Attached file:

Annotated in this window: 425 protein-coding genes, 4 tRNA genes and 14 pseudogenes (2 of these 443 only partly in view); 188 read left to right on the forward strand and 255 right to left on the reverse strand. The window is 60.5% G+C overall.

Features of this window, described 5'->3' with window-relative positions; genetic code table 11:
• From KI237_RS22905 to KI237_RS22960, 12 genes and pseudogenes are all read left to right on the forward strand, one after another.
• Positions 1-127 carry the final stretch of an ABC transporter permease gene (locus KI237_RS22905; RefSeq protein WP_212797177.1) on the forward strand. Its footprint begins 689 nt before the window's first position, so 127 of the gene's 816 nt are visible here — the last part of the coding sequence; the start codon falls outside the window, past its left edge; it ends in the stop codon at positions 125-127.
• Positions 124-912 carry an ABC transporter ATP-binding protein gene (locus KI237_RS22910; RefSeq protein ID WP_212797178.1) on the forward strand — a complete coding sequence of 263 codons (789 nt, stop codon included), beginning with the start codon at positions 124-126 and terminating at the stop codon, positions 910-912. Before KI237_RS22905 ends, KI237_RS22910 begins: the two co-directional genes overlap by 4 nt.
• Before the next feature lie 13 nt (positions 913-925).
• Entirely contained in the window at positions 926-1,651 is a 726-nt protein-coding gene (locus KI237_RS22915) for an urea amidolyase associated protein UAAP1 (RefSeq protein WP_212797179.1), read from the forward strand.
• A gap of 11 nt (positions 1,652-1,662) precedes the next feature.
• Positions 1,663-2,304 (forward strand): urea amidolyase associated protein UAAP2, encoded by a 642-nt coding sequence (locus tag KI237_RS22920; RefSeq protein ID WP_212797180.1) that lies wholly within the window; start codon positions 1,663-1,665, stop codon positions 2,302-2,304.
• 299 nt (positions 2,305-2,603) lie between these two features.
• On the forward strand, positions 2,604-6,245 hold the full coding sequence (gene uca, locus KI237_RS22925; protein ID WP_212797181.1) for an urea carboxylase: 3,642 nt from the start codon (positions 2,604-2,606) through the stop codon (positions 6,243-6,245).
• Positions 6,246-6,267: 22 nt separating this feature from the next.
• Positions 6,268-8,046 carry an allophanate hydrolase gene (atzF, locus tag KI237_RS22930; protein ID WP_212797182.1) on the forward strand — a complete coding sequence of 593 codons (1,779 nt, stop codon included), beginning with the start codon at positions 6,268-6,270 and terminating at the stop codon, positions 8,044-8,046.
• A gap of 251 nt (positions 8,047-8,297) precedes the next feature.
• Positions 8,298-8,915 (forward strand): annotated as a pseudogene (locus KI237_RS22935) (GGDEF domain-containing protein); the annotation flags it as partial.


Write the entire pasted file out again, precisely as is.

Annotated in this window: 425 protein-coding genes, 4 tRNA genes and 14 pseudogenes (2 of these 443 only partly in view); 188 read left to right on the forward strand and 255 right to left on the reverse strand. The window is 60.5% G+C overall.

Features of this window, described 5'->3' with window-relative positions; genetic code table 11:
• From KI237_RS22905 to KI237_RS22960, 12 genes and pseudogenes are all read left to right on the forward strand, one after another.
• Positions 1-127 carry the final stretch of an ABC transporter permease gene (locus KI237_RS22905; RefSeq protein WP_212797177.1) on the forward strand. Its footprint begins 689 nt before the window's first position, so 127 of the gene's 816 nt are visible here — the last part of the coding sequence; the start codon falls outside the window, past its left edge; it ends in the stop codon at positions 125-127.
• Positions 124-912 carry an ABC transporter ATP-binding protein gene (locus KI237_RS22910; RefSeq protein ID WP_212797178.1) on the forward strand — a complete coding sequence of 263 codons (789 nt, stop codon included), beginning with the start codon at positions 124-126 and terminating at the stop codon, positions 910-912. Before KI237_RS22905 ends, KI237_RS22910 begins: the two co-directional genes overlap by 4 nt.
• Before the next feature lie 13 nt (positions 913-925).
• Entirely contained in the window at positions 926-1,651 is a 726-nt protein-coding gene (locus KI237_RS22915) for an urea amidolyase associated protein UAAP1 (RefSeq protein WP_212797179.1), read from the forward strand.
• A gap of 11 nt (positions 1,652-1,662) precedes the next feature.
• Positions 1,663-2,304 (forward strand): urea amidolyase associated protein UAAP2, encoded by a 642-nt coding sequence (locus tag KI237_RS22920; RefSeq protein ID WP_212797180.1) that lies wholly within the window; start codon positions 1,663-1,665, stop codon positions 2,302-2,304.
• 299 nt (positions 2,305-2,603) lie between these two features.
• On the forward strand, positions 2,604-6,245 hold the full coding sequence (gene uca, locus KI237_RS22925; protein ID WP_212797181.1) for an urea carboxylase: 3,642 nt from the start codon (positions 2,604-2,606) through the stop codon (positions 6,243-6,245).
• Positions 6,246-6,267: 22 nt separating this feature from the next.
• Positions 6,268-8,046 carry an allophanate hydrolase gene (atzF, locus tag KI237_RS22930; protein ID WP_212797182.1) on the forward strand — a complete coding sequence of 593 codons (1,779 nt, stop codon included), beginning with the start codon at positions 6,268-6,270 and terminating at the stop codon, positions 8,044-8,046.
• A gap of 251 nt (positions 8,047-8,297) precedes the next feature.
• Positions 8,298-8,915 (forward strand): annotated as a pseudogene (locus KI237_RS22935) (GGDEF domain-containing protein); the annotation flags it as partial.